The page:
The opinion of the court was delivered by: EISELE
The application in this case for temporary injunctive relief was heard on September 16 and 17, 1970. At the conclusion of the hearing the Court directed counsel for the various parties to file memorandum briefs not later than the 24th day of September, 1970. Those briefs were timely filed. The Court understands that an amended complaint has also been filed which adds several additional parties plaintiff and several additional parties defendant. The Court is not advised whether service has been obtained upon the amended complaint. In any event the Court will ignore the amended complaint for the purposes of passing upon the application for temporary relief.
Several distinct causes of action are set forth in the original complaint. The action against the Board of Directors of the Earle Special School District and Mr. Sam Bratton, Superintendent of the District, is based upon allegations that said defendants are "continuing their policy, practice, custom and usage of maintaining segregated classrooms for Negro and white pupils * * * and * * * a policy, practice, custom and usage of discriminating, on the basis of race against black students and faculty * * *." The other causes of action are essentially against county and city officials, more particularly the mayor of Earle, Arkansas, the chief of police of Earle, Arkansas, and the sheriff of Crittenden County. The plaintiffs ask a temporary and permanent injunction against such defendants, enjoining them "* * * from imposing curfews against black persons, arresting black persons for demonstrating in support of constitutional rights, from deputizing only white persons, and from engaging in acts with any other persons in which to deny plaintiffs the opportunity to exercise rights guaranteed under the constitution of the United States."
The Court has decided to take up the various causes of action separately and, in this first memorandum, to deal only with the issues involving the "school" case. The Court hopes to render its decision in the non-school portions of this preliminary proceeding at an early date. In handling the matter in this manner the Court is not pre-judging the question with respect to the possible severance of the various causes of action in the future handling of the case. Nor does the Court overlook the obvious factual connection between the events relating to the school problems and the other causes of action. The Court feels that there is a certain advantage in handling the applications for temporary relief in this manner and it further feels that there is slightly more urgency in connection with the "school" problem since it appears that the great majority of the black students in the Earle Special School District are out of school.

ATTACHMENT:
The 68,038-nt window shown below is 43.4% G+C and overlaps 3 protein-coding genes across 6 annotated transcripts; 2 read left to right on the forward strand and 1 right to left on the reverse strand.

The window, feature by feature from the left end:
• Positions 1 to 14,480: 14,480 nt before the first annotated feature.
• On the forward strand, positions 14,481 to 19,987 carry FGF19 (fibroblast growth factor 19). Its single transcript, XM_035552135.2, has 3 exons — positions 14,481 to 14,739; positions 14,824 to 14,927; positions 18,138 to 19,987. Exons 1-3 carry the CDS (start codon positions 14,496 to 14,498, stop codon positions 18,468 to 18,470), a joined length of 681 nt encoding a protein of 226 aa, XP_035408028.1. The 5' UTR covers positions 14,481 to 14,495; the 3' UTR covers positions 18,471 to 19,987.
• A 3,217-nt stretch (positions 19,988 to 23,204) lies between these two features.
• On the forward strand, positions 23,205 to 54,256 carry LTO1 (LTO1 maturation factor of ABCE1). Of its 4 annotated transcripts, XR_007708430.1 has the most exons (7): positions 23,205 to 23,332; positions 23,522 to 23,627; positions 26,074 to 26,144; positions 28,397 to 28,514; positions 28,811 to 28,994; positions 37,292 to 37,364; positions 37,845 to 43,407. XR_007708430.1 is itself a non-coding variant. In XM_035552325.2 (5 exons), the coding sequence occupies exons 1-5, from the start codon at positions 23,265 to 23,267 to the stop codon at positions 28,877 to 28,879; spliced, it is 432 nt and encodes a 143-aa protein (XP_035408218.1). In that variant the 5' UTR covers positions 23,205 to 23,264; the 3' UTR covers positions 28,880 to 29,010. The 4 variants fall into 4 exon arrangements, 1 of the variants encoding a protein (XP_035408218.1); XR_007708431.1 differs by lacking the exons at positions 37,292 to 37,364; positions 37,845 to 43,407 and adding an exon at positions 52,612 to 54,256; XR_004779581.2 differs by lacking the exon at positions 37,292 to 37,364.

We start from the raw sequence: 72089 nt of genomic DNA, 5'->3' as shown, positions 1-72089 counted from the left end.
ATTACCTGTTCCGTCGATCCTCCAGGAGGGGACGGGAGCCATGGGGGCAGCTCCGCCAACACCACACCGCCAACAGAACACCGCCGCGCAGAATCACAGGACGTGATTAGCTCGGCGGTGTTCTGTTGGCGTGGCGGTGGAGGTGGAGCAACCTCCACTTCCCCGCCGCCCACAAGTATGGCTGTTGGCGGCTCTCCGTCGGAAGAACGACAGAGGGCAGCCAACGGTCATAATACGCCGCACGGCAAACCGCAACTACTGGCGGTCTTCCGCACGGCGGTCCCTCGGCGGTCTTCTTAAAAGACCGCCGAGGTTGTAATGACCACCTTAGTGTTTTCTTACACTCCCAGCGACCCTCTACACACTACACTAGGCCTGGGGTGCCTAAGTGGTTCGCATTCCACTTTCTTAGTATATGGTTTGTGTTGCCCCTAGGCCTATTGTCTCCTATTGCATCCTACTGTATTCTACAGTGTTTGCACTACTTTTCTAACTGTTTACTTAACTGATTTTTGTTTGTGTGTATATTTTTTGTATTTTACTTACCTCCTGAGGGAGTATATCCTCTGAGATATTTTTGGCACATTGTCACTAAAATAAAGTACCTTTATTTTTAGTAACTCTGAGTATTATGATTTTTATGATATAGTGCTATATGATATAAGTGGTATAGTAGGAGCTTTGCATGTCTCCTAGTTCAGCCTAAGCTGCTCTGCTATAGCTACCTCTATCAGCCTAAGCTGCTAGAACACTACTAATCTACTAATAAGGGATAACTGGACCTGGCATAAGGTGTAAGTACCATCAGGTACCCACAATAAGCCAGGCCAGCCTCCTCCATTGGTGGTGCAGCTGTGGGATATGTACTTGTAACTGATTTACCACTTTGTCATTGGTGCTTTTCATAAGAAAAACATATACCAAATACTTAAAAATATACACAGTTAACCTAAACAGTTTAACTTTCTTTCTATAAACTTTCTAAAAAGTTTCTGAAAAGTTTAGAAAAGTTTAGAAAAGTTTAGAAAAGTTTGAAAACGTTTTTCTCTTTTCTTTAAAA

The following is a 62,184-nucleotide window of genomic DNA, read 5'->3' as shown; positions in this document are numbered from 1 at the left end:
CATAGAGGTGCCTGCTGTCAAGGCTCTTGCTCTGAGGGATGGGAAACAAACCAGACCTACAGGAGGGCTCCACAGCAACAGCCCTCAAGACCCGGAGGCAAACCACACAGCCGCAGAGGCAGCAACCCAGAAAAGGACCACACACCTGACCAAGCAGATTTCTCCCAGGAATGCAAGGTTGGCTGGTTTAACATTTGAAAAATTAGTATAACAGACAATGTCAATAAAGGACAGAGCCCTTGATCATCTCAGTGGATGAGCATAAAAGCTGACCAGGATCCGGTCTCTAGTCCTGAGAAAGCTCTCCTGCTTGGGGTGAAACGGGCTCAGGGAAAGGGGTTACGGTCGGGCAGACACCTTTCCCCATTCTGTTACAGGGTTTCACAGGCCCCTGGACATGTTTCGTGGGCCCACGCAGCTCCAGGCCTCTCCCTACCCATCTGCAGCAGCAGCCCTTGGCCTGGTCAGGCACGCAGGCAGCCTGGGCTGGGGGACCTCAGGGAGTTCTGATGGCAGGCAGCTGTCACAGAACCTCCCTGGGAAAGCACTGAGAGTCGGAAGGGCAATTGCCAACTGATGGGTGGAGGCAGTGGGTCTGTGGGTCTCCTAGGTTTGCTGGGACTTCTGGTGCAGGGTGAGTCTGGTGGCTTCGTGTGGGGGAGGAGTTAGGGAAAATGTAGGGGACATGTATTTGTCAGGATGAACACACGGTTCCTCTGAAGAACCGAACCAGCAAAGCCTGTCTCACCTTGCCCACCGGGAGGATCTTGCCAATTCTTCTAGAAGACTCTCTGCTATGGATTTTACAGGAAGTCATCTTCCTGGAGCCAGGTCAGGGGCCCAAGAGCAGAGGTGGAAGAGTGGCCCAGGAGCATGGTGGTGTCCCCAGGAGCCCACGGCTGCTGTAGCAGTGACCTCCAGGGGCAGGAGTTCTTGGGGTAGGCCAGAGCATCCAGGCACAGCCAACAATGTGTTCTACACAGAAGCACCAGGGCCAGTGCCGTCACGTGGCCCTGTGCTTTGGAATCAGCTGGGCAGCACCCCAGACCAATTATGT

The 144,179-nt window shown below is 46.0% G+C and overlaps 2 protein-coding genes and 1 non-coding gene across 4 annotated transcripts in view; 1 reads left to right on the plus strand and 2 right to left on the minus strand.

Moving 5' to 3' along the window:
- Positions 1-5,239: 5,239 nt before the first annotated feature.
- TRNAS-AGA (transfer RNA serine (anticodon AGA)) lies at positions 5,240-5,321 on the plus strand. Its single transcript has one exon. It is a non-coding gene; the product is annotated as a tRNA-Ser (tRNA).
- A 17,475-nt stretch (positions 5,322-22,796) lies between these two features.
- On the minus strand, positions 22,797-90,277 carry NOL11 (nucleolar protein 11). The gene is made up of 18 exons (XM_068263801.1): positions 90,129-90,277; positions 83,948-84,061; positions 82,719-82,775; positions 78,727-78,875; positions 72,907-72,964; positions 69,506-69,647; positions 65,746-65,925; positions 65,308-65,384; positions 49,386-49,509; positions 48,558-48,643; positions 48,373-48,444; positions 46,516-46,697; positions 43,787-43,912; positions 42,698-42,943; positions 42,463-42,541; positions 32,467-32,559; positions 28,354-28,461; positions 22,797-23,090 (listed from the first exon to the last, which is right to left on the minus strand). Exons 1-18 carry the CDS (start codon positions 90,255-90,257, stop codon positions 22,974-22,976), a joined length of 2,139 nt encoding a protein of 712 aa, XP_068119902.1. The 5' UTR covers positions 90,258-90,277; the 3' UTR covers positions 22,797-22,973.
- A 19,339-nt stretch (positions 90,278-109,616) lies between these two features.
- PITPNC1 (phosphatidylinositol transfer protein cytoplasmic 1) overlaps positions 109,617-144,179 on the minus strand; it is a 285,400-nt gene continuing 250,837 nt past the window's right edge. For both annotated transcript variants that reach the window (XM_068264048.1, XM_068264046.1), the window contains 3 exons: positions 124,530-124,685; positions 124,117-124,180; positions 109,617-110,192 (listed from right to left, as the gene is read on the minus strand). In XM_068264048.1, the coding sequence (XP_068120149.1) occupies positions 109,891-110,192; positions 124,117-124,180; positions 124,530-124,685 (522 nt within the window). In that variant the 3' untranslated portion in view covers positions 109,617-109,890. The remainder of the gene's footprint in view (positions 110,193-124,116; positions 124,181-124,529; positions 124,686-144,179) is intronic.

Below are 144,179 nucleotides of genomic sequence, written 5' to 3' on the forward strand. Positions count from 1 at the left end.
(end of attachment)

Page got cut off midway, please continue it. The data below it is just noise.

With respect to the school case, the plaintiffs allege that during the 1969-70 school year the defendant school directors operated two separate school complexes: (1) the Dunbar School, grades 1 through 12, attended only by black students, numbering approximately 1,200; and (2) the Earle School, grades 1 through 12, attended over-whelmingly by whites. It is further alleged that on August 28, 1970, the school board placed into effect a desegregation plan it had negotiated with the United States Department of Health, Education & Welfare, and that under that plan all faculties, facilities, classes, activities and programs were required to be operated without racial discrimination. It is alleged that the 1970-71 school year began on approximately August 28, 1970. As operated, plaintiffs claim that the classes within the schools are substantially segregated by race; black teachers teach substantially black classes while white teachers teach substantially white classes; activities and participation therein are operated on a racially discriminatory basis; black pupils are subjected to penalties and punishment for conduct which do not apply to white pupils; and black faculty, principals and coaches and other black administrative personnel have been demoted and/or relegated to subordinate positions solely because of their race.
The complaint also alleges that the defendant school board and school superintendent engaged in practices having the effect of suppressing black expressions of opposition to the policies, practices, customs and usages complained about.
In addition to the complaint the plaintiffs filed a "Motion For Temporary Restraining Order" on September 14, 1970, asking the Court to prohibit "defendants Twist, Morrison, Cloar, Cato, Atkins, and Bratton, (a) from maintaining segregation by classroom among faculty and student bodies in the Earle Special School District; (b) from sponsoring and maintaining activities and programs operated on a racially discriminatory basis; and, (c) from demoting or otherwise discriminating against black staff, administration and faculty." In support of their motion plaintiffs alleged that they would show:
"1. A class action to eliminate discrimination in the Earle Special School District was commenced on September 10, 1970.
"2. Defendants have maintained segregated classrooms and faculty assignments and otherwise discriminated against black students and faculty."